Oldeani

Name ID 465

See also

Fosbrooke, Henry Arusha Integrated Regional Development Plan
Page Number: 32b
Extract Date: 1920's

Other Urban Development

Paper III. Urban Development & the Growth of Communications

Arusha is the only large scale urban development in the region. Mbulu was established as a German administrative centre, and became the British headquarters for the Mbulu District. Oldeani developed as a trading centre when the German settlement started there in the late 1920's. Babati served that section of the Mbulu District which lay below the Rift (now the Hanang District). There were a few European settlers in the vicinity but the few shops were dependant on the local African producer, as well as serving the passing traffic on the "Great North Road".

The site of Monduli was a farm alienated in German times, and acquired by the Government when a headquarters was being sought for the newly established Masai District in 1929.

A more recent development is the Tengeru complex, which started as a Polish Refugee Camp established on a German Farm to house 6000 refugees which the Tanganyika Government agreed to accept in 1942. After the departure of the refugees, the Government used the site to develop an Agricultural Research Station with a Soil Conservation Service. The Game Department was also housed there. On the establishment of Arusha as the capital of the East African Community the buildings were handed over for community use and the agricultural work was abandoned. Adjacent to Tengeru a considerable rural service centre has grown up on a German Farm bought by the Government for Meru expansion. It now contains a teaching training college, an expanding health centre, and in the shopping and market area an iron welding workshop and a carpenters shop equiped with modern machinery.

Extract ID: 3235

See also

Fosbrooke, Henry Ngorongoro: The Eighth Wonder
Page Number: 110c
Extract Date: 1926

Oldeani coffee plantations

Contrary to a widely held belief, the Oldeani coffee plantations, although largely German in origin, were not opened up in German times. They started about 1926, and led to the construction of the road from Mtu-wa-Mbu, and a subsequent branch road to Mbulu which was previously approached from Mbugwe, or from the South via Dabil.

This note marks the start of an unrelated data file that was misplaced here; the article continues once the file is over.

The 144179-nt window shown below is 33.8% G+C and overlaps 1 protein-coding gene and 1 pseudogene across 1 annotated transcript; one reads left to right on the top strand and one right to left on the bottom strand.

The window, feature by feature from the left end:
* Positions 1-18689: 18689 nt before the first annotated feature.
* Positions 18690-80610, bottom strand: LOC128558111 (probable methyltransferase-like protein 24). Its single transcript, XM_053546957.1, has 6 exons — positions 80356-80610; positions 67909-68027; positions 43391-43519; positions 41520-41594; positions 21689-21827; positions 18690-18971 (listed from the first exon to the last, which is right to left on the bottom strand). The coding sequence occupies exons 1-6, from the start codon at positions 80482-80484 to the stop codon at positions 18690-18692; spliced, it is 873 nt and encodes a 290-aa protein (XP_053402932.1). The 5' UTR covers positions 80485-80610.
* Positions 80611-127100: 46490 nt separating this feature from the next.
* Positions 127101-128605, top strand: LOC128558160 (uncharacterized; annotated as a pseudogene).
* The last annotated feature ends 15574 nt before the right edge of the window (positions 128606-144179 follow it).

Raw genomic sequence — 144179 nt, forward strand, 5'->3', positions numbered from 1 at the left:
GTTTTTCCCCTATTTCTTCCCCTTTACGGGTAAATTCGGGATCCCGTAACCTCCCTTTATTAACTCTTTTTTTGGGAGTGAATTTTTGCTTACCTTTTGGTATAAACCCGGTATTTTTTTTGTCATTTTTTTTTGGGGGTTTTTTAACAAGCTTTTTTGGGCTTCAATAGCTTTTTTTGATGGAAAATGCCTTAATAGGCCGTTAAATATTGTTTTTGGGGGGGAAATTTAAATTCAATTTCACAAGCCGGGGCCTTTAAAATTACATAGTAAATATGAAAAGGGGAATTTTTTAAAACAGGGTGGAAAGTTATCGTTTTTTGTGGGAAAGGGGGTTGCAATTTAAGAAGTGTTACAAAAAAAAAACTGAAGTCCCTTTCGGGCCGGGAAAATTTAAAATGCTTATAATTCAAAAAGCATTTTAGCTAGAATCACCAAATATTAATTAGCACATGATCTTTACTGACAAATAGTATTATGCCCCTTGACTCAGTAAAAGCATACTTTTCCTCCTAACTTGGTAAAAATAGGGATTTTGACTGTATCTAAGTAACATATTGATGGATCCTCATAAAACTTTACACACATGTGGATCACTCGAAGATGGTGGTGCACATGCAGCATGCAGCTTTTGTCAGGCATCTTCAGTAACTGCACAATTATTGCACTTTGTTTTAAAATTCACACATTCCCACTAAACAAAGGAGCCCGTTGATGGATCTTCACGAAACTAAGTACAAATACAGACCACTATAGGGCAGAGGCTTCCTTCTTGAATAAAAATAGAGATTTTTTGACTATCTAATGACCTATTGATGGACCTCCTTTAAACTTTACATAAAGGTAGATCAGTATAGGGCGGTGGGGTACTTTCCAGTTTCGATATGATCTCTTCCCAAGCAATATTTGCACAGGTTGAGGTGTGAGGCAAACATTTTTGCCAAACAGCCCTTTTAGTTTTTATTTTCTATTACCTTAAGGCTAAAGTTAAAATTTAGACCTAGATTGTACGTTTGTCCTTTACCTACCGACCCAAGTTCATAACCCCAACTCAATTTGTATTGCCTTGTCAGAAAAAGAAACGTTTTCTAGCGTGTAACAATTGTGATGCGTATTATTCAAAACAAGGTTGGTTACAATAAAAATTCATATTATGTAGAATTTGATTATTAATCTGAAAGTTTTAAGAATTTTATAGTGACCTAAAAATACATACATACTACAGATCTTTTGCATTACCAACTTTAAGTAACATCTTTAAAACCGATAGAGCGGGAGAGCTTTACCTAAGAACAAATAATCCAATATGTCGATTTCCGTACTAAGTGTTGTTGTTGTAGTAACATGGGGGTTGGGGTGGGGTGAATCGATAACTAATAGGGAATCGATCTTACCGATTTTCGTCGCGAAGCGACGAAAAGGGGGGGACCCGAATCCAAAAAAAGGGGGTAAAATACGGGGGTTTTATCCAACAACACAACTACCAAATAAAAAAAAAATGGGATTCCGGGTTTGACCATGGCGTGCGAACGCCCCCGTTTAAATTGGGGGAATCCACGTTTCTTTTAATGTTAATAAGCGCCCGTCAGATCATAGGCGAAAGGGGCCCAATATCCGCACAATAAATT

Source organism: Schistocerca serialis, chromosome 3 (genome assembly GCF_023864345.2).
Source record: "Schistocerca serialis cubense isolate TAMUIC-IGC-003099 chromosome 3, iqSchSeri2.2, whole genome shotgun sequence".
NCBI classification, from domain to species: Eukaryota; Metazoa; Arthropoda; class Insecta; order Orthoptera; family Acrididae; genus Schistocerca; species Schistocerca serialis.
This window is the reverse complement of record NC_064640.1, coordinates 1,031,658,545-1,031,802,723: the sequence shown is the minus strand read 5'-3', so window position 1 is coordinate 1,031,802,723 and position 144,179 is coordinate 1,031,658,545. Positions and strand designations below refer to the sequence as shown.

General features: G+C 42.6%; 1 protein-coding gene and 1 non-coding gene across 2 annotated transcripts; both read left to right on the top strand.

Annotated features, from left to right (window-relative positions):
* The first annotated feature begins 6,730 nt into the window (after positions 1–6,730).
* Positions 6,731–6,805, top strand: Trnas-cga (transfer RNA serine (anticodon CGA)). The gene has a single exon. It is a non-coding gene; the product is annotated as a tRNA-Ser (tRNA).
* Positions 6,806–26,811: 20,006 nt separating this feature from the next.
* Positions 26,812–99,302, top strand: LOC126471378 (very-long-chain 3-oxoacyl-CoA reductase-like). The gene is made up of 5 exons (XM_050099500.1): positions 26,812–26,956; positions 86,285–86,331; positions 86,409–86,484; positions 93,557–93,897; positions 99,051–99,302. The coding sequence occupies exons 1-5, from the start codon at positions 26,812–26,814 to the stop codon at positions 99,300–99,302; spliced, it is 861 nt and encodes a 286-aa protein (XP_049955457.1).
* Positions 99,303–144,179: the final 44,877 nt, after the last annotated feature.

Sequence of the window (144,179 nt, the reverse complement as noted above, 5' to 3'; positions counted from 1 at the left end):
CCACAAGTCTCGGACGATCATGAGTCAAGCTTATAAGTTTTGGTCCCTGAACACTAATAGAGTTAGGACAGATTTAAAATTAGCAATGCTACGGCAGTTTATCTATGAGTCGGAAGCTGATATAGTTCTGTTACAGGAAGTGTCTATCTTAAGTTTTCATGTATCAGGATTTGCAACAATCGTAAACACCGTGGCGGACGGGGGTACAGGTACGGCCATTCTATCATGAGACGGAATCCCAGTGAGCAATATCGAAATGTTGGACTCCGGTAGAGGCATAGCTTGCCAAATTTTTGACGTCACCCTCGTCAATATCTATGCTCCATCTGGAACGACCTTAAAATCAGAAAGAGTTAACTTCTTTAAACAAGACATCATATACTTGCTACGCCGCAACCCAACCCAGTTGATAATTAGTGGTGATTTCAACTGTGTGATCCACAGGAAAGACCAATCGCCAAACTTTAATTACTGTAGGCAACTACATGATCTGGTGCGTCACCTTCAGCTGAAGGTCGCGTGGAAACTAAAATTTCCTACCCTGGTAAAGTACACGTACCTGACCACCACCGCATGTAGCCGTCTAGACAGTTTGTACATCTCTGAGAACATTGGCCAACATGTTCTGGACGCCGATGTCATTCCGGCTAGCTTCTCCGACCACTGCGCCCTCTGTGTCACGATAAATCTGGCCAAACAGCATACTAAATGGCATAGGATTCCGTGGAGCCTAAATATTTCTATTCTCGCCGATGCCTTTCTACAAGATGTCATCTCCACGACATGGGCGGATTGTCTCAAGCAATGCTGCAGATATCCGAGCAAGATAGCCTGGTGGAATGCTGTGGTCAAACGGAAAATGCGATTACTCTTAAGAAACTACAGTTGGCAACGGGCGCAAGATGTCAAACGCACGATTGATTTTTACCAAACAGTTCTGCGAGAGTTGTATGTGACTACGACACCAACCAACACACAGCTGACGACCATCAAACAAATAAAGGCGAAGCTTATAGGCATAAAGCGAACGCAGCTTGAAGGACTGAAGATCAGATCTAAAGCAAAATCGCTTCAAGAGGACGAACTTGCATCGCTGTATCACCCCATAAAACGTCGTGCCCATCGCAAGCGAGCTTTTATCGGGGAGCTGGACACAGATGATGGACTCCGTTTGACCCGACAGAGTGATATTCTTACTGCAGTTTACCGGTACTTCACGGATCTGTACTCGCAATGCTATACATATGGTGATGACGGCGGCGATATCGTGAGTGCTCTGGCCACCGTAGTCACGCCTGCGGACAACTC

Extract ID: 771

See also

Fosbrooke, Henry Arusha Integrated Regional Development Plan
Page Number: 7b
Extract Date: 1928-1939

Oldeani

Paper 1 Land Tenure and Land Use

The main European settlement is at Oldeani, which does not date from German times, but started in the late twenties, and built up rapidly under German government subsidy till halted by the outbreak of war in 1939.

Extract ID: 3227

See also

Fosbrooke, Henry Ngorongoro: The Eighth Wonder
Page Number: 023
Extract Date: 1934

Ngorongoro was of course well known to the Germans

Ngorongoro was of course well known to the Germans prior to World War I, and to British officials, farmers and hunters in the early twenties. But the land through which the road runs from the top of the rift to the Crater was then uninhabited. In the mid-twenties German nationals were permitted to return to their previous colony, then a Mandate, but the previously German farms had been sold by the Custodian of Enemy Property, so that the returning Germans had to find somewhere new to live. Who the originator of the idea was will never be known, but a number of these people settled on the lower slopes of Oldeani and started carving out coffee farms for themselves.

One effect of this move was to encourage the Iraqw people to move up from their overcrowded country to the south, first as labourers on the farms, and then as settlers in their own right on the neighbouring uninhabited land. A specially appointed Land Commissioner, Mr Bageshaw, recommended - and the recommendation was accepted - that all the land lying to the south of the boundary of the Northern Highlands Forest Reserve, already demarcated by the German Government, should with the exception of the alienated farms, be developed as an expansion area for the Iraqw tribe. There were however three major deterrents to settlement; firstly the tsetse fly which prevented the keeping of cattle, then the lack of water, and finally the fear of Masai raids from Ngorongoro. But the tribal authorities, with the aid and advice of British officers, organised extensive self-help schemes whereby the empty lands were settled, slowly at first, but with increased impetus in the period following World War II.